Space Communications: It All Started 20 Years Ago This Month SCG Journal July 1983

Friday morning, July 26, 1963: Another warm, muggy dawning in coastal Florida. Although it was cool inside Bldg AE at Cape Canaveral, perspiration—mental as well as physical—was evident. For a small band of Hughes engineers, technicians, and company brass gathered in the Delta mission director’s center to monitor the launch, now only minutes away, of the little Syncom II satellite, this Friday was a climax to four years of intensive effort—and more than occasional frustration.

Back in 1959, when Hughes first began looking for someone to sponsor Syncom, the idea of a small spin-stabilized satellite to relay communications from geosynchronous orbit was not exactly well received. The idea was to place a communications satellite in a path 22,300 miles high, where the vehicle would seem to hover above a selected spot on the surface of the Earth. In this geosynchronous orbit, the satellite would act as the “sky-high” terminus for the tallest radio tower ever conceived, able to broadcast continuously to one-third of the Earth’s surface within the blink of an eye. Dr. Harold Rosen and his colleagues Thomas Hudspeth, now chief scientist, Division 41, and Donald Williams, and others had produced a working prototype with company funding, but no one was biting.

They Said It Couldn’t Be Done

Initially, the concept was nixed by every U. S. agency, as well as every commercial communications firm Hughes approached. The reaction was the same from European firms, even after Hudspeth demonstrated communications with Syncom from atop the Eiffel Tower during the 1961 Paris Air Show. “People doubted that a small satellite could work,” now SCG vice president Engineering, recalled recently. “Experts outside the company also questioned whether voice communications relayed from geosynchronous altitude would be any good.” However, Hughes finally convinced NASA that Syncom could work, and the company was awarded a $4 million contract to build three of the roughly two-feet high, two-and-a-half-feet-wide satellites.

Syncom Satellite Components.  Photograph provided by Curtis Shepard.

Syncom Satellite Components. Photograph provided by Curtis Shepard.

The Little Satellite That Couldn’t

Then, in February 1963, catastrophe struck. During the first Syncom’s apogee motor firing in space—the crucial burn to boost the craft into geosync orbit—the little satellite exploded. Small wonder, then, that six months later, “there was a fair amount of anxiety and anticipation associated with Syncom II’s launch,” said Clyde McGee, who was in charge of launch operations for Syncom, and who has overall responsibility for Division 43 mission operations.

Last minute crises just days before liftoff probably didn’t help lighten the general mood. “It was a rough week for all of us,” said Rosen. “NASA was worried whether Syncom would actually work and their reps kept throwing “What if….?” questions at us.” Gremlins popped up to plague the engineers: Electronics had to be modified while Syncom was perched on the 11-story rocket; the night before blastoff, the communications repeater mysteriously started oscillating; and during countdown, someone accidentally activated one of Syncom’s attitude control thrusters. The way events were developing, the Hughes team was on the lookout for positive omens. When the Bldg AE soft drink machine jammed open and began spewing out bottles of Coke, “I took it as a sign of good things to come,” Rosen deadpanned.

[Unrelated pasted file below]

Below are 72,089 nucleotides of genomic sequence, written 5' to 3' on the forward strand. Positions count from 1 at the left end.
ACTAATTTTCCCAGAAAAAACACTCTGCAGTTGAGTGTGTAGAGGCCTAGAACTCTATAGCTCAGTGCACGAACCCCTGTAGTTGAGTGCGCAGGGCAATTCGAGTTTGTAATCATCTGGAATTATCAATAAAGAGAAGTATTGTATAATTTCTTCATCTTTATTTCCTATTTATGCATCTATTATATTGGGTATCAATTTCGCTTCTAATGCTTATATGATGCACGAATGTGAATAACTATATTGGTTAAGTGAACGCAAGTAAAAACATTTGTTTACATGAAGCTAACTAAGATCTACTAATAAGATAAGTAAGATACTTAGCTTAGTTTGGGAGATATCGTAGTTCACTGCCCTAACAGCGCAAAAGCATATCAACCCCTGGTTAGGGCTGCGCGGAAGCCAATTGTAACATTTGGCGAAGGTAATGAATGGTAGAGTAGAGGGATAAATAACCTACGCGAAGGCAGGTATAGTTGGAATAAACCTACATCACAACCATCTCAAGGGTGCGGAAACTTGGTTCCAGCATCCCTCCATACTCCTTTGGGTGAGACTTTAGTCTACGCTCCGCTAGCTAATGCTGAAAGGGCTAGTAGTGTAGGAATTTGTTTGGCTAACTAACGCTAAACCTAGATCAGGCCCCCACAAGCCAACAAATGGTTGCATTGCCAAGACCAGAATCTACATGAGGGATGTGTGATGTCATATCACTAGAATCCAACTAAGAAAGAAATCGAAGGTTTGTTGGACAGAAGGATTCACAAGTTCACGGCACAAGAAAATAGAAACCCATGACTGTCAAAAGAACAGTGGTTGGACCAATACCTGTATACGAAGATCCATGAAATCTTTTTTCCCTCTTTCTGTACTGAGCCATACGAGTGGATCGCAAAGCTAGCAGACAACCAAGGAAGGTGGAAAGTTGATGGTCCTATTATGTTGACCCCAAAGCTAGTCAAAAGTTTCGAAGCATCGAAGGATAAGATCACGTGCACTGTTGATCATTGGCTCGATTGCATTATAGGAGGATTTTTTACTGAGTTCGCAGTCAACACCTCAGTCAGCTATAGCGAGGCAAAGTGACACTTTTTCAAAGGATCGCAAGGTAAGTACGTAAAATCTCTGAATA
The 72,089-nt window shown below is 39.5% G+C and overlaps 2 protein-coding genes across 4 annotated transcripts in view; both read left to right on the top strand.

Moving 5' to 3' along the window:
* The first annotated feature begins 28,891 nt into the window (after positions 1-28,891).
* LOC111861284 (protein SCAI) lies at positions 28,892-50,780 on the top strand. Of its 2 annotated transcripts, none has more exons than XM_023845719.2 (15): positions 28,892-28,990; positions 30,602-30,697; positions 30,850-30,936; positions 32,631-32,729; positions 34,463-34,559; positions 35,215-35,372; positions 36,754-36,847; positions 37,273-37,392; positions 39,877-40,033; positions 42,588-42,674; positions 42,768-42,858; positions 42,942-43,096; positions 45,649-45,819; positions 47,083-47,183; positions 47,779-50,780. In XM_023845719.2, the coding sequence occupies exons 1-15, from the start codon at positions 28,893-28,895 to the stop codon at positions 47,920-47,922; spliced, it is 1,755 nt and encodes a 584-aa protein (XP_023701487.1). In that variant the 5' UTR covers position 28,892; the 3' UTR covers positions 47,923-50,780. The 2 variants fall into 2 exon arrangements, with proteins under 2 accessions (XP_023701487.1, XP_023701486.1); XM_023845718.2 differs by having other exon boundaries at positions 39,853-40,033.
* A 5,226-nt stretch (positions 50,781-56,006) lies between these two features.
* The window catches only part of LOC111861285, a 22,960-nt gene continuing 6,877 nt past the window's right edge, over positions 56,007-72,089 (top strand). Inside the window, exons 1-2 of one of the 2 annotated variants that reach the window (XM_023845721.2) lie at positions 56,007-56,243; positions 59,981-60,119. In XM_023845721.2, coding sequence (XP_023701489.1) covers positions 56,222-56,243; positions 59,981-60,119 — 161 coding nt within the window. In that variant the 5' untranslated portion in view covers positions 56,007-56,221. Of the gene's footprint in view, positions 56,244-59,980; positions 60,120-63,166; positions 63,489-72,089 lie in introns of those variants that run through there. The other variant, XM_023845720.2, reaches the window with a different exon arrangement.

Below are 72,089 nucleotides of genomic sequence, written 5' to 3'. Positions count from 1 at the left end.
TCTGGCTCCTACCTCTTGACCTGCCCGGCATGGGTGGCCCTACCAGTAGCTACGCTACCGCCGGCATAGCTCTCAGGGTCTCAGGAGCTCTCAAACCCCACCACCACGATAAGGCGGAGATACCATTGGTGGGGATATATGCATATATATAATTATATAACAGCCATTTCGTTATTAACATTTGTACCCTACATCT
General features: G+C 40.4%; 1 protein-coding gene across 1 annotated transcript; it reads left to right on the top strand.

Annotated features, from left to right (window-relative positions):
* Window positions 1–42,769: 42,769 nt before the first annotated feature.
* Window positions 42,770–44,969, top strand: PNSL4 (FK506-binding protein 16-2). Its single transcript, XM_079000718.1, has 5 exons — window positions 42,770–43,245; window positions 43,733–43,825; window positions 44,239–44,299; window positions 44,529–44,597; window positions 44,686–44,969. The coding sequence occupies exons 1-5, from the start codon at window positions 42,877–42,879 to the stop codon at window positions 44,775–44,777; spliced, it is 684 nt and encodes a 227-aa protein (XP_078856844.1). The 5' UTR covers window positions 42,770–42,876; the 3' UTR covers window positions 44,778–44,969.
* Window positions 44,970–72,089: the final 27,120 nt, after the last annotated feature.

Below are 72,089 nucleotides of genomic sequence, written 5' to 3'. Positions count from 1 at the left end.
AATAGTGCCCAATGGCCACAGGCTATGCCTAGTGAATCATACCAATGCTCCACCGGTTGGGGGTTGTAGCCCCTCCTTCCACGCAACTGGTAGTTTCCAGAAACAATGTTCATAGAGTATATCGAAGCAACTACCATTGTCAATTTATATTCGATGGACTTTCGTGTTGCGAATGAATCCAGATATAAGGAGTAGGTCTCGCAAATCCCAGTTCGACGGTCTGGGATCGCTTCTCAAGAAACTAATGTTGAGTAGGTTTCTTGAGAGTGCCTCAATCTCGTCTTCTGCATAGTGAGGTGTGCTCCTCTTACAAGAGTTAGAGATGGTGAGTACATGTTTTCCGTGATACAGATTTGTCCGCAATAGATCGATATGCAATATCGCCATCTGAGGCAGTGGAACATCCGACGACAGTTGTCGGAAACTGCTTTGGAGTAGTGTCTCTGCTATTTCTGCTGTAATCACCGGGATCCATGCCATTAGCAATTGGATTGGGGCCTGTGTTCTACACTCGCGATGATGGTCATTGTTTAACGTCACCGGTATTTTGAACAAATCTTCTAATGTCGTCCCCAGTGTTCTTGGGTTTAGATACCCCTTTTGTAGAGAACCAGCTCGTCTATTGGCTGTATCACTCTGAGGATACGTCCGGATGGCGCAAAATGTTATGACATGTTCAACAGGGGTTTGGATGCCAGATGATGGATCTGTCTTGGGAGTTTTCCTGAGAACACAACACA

The Bird Flies

Perhaps it was such a sign. At 7:30 am on July 26, 1963, Thor Delta No. 20 rocketed the 85 pound Syncom II into space. Five and a half hours later, NASA telescope in South Africa recorded the historical moment when the pioneer achieved geosync orbit, the fiery plume from its apogee motor blazing out behnind.

Because the Thor Delta rocket and Syncom II’s apogee motor together couldn’t generate the thrust to boost the satellite into an equatorial orbit, Syncom II’s path was inclined to the equator. To an observer on Earth, Syncom II would seem to drift north and south along a straight line during a 24-hour period, but would always remain in sight. An attempt at a geostationary orbited satellite would come later, using a new, more powerful Thor Delta equipped with strap-on rockets.

Beyond the achievement of the hardware, the story of Syncom II is a story of people. At the program’s peak, 350 employees of the old Hughes Aerospace Group were involved. Today, nearly all of the key Syncom II personnel are still working at Hughes. Many are at SCG: Pres Du Pont, Meredith Eick, Tom Hudspeth, Joe Lotta, Clyde McGee, Murray Neufeld, Al Owens, Dick Parfitt, Bill Penprase, Laura Pesola, Bob Roney, Harold Rosen, Bob Scrafford, Paul Sengstock, John Swancara, Joe Vorndran to name a few.

Syncom pioneers gathered in 1973 to celebrate the 10th anniversary of the little satellites successful orbiting--in front left to right Jean Fazel, Adele Pausmer, Harold Rosen, Tom Hudspeth, Bob Roney and Dick Bentley. Photo provided by Adele Pausmer.

Syncom pioneers gathered in 1973 to celebrate the 10th anniversary of the little satellites successful orbiting–in front left to right Jean Fazel, Adele Pausmer, Harold Rosen, Tom Hudspeth, Bob Roney and Dick Bentley. Photo provided by Adele Pausmer.



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About Jack Fisher

Jack was a systems engineer at Hughes from 1961 to 1992. He contributed to various programs including Surveyor, Pioneer Venus, Galileo, Intelsat VI and innumerable proposals. He was the manager of of the Spacecraft Systems Engineering Lab until his retirement. Upon retirement Jack taught systems engineering at a number of national and international venues.